What is in this article?:
- Equipment Forum: Are your combine, grain cart tires harvest-ready?
- Grain carts
• Tires are often a forgotten component of the combine and grain cart, yet a full hopper of grain on today’s combines can add 16,000 pounds to the load, resulting in additional stress to the tires and increased compaction to the soil.
• To ensure optimum performance during harvest, it’s every bit as important to prepare tires as it is to prepare the equipment.
With harvest right around the corner, farmers are beginning to prep their equipment for the fall rush.
In farming, timing is everything, and any unplanned downtime during the short harvest period can have an adverse effect on a farmer’s bottom line. As such, diligent farmers will invest significant time ensuring the combine and grain cart are in top working condition — but what about the tires?
Tires are often a forgotten component of the combine and grain cart, yet a full hopper of grain on today’s combines can add 16,000 pounds to the load, resulting in additional stress to the tires and increased compaction to the soil. To ensure optimum performance during harvest, it’s every bit as important to prepare tires as it is to prepare the equipment.
“Getting prepared for harvest begins by ensuring you have the right tires for the job,” says Scott Sloan, product engineering manager for Goodyear Farm Tires. “What might be a great setup for wet soil conditions may not be great for dry conditions, and vice versa. So, the two primary things to consider when selecting combine tires is the tread design and whether you want to use duals or singles; both decisions should be based on whether you’ll be working in wet or dry soils.”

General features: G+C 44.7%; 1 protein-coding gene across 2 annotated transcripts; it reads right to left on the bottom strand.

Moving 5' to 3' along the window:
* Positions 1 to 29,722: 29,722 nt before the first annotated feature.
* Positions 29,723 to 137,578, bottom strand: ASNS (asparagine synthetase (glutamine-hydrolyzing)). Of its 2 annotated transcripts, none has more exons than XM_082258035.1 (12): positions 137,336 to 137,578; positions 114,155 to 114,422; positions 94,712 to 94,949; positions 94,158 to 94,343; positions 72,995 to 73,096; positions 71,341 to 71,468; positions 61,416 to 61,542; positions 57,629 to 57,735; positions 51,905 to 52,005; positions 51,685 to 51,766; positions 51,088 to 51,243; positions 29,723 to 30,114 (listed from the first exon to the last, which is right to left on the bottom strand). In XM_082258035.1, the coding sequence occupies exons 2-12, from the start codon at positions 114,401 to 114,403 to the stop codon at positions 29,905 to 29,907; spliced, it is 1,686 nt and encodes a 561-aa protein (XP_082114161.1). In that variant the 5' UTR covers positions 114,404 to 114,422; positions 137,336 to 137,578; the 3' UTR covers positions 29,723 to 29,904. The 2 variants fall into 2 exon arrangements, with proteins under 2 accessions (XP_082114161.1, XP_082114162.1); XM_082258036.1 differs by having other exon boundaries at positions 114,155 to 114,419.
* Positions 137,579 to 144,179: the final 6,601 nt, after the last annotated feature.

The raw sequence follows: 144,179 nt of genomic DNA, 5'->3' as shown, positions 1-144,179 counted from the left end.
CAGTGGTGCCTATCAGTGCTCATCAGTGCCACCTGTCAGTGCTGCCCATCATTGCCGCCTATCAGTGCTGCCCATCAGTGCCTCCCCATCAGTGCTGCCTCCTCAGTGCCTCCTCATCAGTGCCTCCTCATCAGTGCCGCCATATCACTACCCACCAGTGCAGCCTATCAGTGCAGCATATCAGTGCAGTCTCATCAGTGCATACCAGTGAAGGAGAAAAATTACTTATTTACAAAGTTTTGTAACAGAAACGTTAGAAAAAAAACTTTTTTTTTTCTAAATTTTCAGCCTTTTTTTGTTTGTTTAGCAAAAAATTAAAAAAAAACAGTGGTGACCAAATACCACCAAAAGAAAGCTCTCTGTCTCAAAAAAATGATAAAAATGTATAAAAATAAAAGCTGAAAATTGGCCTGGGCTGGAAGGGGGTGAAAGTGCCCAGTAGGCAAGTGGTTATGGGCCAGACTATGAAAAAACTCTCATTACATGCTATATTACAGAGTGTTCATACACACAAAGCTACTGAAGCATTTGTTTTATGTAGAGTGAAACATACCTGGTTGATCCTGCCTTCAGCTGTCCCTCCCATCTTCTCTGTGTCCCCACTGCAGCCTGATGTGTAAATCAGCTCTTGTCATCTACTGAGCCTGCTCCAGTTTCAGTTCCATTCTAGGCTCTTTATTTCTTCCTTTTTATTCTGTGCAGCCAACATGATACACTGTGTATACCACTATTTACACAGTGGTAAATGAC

Combine tires are available in a wide array of tread designs — ranging from R-1 to R-3 — each designed for a specific type of application.
For decades, the R-1 has been the standard, general-purpose farm tire in the United States, but recently, the R-1W (sometimes referred to as the European R-1) has become increasingly common. Though there is much debate in the industry over which design is better overall, it really comes down to how and where the farmer plans to use it, Sloan explains.
“The R-1W has the exact same lug design, but the lugs are approximately 22 percent deeper than an R-1, which gives it slightly better traction in wet soils,” says Sloan.
“If running an R-1 in extremely wet soils, the voids between the lugs can fill, causing the tire to not penetrate the firm soil under the mud. However, if you run the combine on the road a lot or on very dry soil, the R-1 is going to provide a bit of a smoother ride due to the shallow lugs. So again, it really comes down to preference and soil conditions, but in the end, both the R-1 and R-1W are good all-around performers.”
For those farmers who work primarily in very wet conditions, R-2 tires are designed with the deepest available lugs and a higher void-to-lug ratio, which provides excellent traction.
“I’d recommend going with an R-2 for those who work in extremely mucky conditions, such as cane and rice fields,” explains Sloan. “However, if you only work in these conditions some of the time, it’s still better to go with an R-1 or R-1W because they’ll provide a smoother ride in dry conditions.”
Lastly, R-3 tires are designed with a high lug-to-void ratio and what is commonly referred to as a button tread design, which is flexible and provides minimal ground disturbance.
“I’d recommend using an R-3 for applications where the farmer is concerned about the tires tearing up the ground,” says Sloan.